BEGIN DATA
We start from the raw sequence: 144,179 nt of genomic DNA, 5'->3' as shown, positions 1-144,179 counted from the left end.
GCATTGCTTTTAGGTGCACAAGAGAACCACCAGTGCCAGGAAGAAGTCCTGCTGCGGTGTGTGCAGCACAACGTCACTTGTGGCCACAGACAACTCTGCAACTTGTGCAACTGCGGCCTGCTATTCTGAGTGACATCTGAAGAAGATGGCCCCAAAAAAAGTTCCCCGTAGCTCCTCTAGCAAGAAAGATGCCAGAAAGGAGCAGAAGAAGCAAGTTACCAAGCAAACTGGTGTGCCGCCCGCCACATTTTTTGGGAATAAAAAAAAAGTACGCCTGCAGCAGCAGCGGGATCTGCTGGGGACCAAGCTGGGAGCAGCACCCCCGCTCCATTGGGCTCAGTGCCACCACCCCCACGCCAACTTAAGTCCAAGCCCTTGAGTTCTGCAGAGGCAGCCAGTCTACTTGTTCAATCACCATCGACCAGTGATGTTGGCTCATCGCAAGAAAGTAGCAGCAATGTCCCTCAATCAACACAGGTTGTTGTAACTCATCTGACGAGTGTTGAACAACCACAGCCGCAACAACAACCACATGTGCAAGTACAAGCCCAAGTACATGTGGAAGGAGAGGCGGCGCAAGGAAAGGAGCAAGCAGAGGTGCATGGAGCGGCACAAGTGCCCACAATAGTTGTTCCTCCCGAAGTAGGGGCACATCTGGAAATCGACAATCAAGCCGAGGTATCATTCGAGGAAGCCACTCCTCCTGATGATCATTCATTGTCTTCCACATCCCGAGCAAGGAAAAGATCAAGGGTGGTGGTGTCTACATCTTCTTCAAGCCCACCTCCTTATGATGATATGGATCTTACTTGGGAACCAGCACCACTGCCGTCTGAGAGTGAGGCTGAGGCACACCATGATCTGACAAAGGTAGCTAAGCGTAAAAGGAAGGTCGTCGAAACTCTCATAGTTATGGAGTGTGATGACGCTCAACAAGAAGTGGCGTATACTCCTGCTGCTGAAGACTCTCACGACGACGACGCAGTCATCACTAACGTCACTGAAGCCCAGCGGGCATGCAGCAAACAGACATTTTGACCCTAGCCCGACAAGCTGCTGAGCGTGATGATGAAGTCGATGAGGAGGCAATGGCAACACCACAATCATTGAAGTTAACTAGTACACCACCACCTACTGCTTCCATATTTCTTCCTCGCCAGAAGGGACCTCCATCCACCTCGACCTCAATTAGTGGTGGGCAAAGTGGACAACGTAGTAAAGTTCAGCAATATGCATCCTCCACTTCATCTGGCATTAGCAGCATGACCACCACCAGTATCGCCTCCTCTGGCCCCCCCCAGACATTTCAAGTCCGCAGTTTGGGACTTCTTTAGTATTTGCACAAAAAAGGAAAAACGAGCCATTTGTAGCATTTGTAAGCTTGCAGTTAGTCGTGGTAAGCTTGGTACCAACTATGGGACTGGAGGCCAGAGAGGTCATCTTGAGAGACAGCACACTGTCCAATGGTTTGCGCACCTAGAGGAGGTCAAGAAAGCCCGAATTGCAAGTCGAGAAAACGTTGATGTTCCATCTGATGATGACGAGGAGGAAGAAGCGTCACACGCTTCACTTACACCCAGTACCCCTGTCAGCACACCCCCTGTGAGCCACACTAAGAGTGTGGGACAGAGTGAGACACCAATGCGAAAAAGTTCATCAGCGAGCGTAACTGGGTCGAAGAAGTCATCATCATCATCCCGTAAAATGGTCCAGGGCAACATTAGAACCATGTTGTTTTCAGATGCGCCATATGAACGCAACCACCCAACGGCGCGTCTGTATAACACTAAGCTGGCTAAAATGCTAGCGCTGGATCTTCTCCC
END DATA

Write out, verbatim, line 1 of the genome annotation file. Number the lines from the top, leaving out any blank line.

We start from the raw sequence: 144,179 nt of genomic DNA, 5'->3' as shown, positions 1-144,179 counted from the left end.